Yesterday Gordon Brown rightly put some pressure on the BBC to control its costs. Labour announced a below-inflation settlement for the Corporation. This may force Auntie Beeb to think twice before making an endless stream of ratings-chasing makeover programmes and awarding telephone number salaries to the likes of Jonathan Ross. The BBC had wanted year-on-year above-inflation increases to ‘the unique way it is funded’ – otherwise known as the poll tax-resembling licence fee. Mark Thompson, the BBC’s director-general, has this afternoon declared himself disappointed with the settlement. And who, frustratingly, has offered sympathy for Mr Thompson? Shadow Culture Secretary Hugo Swire. Mr Swire has issued the following statement:
“The BBC clearly feels let down by Tessa Jowell and now finds itself in
a very difficult position, having to deliver on all its agreements with
Government without the funding it regards to be necessary. However, what would be clearly unacceptable is for the licence fee to rise and for the quality of programming to decrease. The BBC is in the unique position of being funded through the licence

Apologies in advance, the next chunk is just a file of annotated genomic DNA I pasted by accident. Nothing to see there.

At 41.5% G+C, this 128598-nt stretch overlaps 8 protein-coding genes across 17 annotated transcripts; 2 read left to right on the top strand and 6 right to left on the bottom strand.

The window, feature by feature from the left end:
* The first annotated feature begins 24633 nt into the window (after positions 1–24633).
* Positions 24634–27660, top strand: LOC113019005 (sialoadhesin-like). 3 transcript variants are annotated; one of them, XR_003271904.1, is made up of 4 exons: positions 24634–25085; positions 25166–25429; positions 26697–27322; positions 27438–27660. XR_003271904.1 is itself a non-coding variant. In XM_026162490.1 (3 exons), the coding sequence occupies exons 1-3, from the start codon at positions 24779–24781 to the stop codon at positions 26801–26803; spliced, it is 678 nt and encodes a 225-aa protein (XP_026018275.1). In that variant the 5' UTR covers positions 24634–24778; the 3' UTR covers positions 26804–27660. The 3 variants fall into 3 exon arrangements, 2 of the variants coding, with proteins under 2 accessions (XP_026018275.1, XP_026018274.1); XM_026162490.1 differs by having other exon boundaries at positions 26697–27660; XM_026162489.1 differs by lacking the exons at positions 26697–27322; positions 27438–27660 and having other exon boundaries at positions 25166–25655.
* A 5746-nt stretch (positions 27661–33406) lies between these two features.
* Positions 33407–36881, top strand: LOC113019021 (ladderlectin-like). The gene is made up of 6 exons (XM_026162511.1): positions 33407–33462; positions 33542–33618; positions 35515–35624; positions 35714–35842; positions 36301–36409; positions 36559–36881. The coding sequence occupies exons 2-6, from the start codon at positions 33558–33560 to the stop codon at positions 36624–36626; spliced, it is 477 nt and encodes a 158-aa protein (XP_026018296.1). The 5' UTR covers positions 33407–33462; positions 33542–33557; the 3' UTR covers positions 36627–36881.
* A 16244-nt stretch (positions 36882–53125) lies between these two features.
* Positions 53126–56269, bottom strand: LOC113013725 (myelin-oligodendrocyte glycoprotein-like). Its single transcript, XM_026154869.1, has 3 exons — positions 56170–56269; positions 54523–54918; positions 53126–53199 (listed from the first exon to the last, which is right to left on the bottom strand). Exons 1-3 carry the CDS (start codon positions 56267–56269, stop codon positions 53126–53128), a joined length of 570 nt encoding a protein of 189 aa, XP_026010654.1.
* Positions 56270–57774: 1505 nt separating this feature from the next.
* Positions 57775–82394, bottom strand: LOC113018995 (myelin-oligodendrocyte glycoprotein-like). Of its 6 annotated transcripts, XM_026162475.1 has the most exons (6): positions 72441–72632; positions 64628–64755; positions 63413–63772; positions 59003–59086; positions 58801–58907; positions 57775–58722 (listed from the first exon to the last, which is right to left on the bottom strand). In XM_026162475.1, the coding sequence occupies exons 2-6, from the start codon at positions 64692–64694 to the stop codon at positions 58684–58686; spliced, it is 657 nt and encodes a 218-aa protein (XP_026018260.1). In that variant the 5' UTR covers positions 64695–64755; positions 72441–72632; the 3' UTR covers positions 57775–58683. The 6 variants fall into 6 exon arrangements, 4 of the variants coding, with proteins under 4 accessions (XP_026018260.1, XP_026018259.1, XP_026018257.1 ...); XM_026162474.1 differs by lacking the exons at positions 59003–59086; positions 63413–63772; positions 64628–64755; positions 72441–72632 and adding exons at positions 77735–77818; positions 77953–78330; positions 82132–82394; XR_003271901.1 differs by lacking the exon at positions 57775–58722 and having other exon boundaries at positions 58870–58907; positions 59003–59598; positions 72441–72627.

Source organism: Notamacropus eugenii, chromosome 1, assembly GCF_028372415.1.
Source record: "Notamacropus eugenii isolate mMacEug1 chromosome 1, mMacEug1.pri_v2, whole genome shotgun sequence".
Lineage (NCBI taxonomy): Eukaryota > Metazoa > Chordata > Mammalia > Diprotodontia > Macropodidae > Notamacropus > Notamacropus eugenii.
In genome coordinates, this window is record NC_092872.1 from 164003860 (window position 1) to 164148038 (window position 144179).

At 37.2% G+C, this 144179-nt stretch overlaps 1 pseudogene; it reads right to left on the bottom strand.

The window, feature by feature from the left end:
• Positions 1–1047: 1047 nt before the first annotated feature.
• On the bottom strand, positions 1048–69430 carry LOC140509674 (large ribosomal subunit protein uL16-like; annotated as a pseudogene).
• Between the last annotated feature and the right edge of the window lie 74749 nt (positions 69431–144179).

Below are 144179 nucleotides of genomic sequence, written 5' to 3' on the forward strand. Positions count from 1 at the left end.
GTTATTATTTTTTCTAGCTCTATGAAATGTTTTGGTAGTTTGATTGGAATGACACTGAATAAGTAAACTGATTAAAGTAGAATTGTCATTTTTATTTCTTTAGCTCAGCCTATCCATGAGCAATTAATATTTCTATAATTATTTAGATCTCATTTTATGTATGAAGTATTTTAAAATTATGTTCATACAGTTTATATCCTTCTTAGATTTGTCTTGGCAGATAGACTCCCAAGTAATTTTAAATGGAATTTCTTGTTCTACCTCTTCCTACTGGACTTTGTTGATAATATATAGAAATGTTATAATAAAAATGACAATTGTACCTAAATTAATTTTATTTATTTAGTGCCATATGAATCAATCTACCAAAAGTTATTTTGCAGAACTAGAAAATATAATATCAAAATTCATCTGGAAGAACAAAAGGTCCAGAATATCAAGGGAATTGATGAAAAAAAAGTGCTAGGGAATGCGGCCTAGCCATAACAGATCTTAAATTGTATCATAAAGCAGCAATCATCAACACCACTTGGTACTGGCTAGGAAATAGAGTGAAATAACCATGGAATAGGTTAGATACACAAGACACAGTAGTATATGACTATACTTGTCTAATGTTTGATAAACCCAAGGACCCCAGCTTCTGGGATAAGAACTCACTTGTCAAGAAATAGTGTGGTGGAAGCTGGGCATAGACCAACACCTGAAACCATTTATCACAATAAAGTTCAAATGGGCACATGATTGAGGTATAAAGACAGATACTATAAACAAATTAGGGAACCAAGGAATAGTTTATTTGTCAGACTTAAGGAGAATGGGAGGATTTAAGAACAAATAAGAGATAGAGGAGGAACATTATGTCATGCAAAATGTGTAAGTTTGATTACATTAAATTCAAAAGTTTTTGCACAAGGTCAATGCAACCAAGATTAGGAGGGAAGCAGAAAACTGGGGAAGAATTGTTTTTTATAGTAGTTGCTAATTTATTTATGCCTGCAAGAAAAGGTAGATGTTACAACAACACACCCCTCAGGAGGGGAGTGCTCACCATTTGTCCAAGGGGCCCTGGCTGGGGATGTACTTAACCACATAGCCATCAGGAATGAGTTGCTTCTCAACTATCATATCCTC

fee and the licence fee payer has the right to expect the highest level
of public service broadcasting despite any disagreements between the
BBC and the Government.”
This is the wrong message for the Tories to be sending out. It reeks of short-term pandering to ‘Robinson Man et al‘ and it is certainly inconsistent with the earlier warnings from George Osborne for the BBC to eschew predatory expansion.
The Conservatives should be supporting a BBC that is focused on programming that commercial broadcasters will not provide. Mr Swire should also revisit the Elstein Committee’s idea that other media suppliers should have some access to the money provided for public service broadcasting by UK citizens and which is currently monopolised by the BBC.